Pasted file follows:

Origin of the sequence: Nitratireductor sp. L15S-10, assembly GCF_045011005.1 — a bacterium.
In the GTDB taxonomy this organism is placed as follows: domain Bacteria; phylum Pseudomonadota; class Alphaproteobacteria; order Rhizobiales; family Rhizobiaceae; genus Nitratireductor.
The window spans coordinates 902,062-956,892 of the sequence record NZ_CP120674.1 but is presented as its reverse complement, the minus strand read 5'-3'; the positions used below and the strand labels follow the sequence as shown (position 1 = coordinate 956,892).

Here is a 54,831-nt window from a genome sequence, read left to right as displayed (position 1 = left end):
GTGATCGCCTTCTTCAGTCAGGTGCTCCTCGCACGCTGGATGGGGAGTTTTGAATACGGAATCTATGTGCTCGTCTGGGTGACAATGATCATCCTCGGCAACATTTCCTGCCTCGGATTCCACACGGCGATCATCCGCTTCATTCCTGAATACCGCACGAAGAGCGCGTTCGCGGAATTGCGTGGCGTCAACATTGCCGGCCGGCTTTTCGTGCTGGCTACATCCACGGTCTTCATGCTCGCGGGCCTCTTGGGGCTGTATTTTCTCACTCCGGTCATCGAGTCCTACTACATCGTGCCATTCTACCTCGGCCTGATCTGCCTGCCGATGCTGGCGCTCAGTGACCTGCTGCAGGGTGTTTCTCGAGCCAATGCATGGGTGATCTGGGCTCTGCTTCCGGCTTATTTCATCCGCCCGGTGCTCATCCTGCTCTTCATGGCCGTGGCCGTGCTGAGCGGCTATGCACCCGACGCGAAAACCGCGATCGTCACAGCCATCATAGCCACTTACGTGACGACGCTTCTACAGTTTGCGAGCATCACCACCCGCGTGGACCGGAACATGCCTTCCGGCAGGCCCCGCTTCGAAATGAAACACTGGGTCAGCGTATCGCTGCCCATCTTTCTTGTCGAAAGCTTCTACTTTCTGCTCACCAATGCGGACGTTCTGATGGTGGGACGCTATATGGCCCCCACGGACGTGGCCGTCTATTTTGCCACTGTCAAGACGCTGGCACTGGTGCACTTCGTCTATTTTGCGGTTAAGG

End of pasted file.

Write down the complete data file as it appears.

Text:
Origin of the sequence: Nitratireductor sp. L15S-10, assembly GCF_045011005.1 — a bacterium.
In the GTDB taxonomy this organism is placed as follows: domain Bacteria; phylum Pseudomonadota; class Alphaproteobacteria; order Rhizobiales; family Rhizobiaceae; genus Nitratireductor.
The window spans coordinates 902,062-956,892 of the sequence record NZ_CP120674.1 but is presented as its reverse complement, the minus strand read 5'-3'; the positions used below and the strand labels follow the sequence as shown (position 1 = coordinate 956,892).

Here is a 54,831-nt window from a genome sequence, read left to right as displayed (position 1 = left end):
GTGATCGCCTTCTTCAGTCAGGTGCTCCTCGCACGCTGGATGGGGAGTTTTGAATACGGAATCTATGTGCTCGTCTGGGTGACAATGATCATCCTCGGCAACATTTCCTGCCTCGGATTCCACACGGCGATCATCCGCTTCATTCCTGAATACCGCACGAAGAGCGCGTTCGCGGAATTGCGTGGCGTCAACATTGCCGGCCGGCTTTTCGTGCTGGCTACATCCACGGTCTTCATGCTCGCGGGCCTCTTGGGGCTGTATTTTCTCACTCCGGTCATCGAGTCCTACTACATCGTGCCATTCTACCTCGGCCTGATCTGCCTGCCGATGCTGGCGCTCAGTGACCTGCTGCAGGGTGTTTCTCGAGCCAATGCATGGGTGATCTGGGCTCTGCTTCCGGCTTATTTCATCCGCCCGGTGCTCATCCTGCTCTTCATGGCCGTGGCCGTGCTGAGCGGCTATGCACCCGACGCGAAAACCGCGATCGTCACAGCCATCATAGCCACTTACGTGACGACGCTTCTACAGTTTGCGAGCATCACCACCCGCGTGGACCGGAACATGCCTTCCGGCAGGCCCCGCTTCGAAATGAAACACTGGGTCAGCGTATCGCTGCCCATCTTTCTTGTCGAAAGCTTCTACTTTCTGCTCACCAATGCGGACGTTCTGATGGTGGGACGCTATATGGCCCCCACGGACGTGGCCGTCTATTTTGCCACTGTCAAGACGCTGGCACTGGTGCACTTCGTCTATTTTGCGGTTAAGG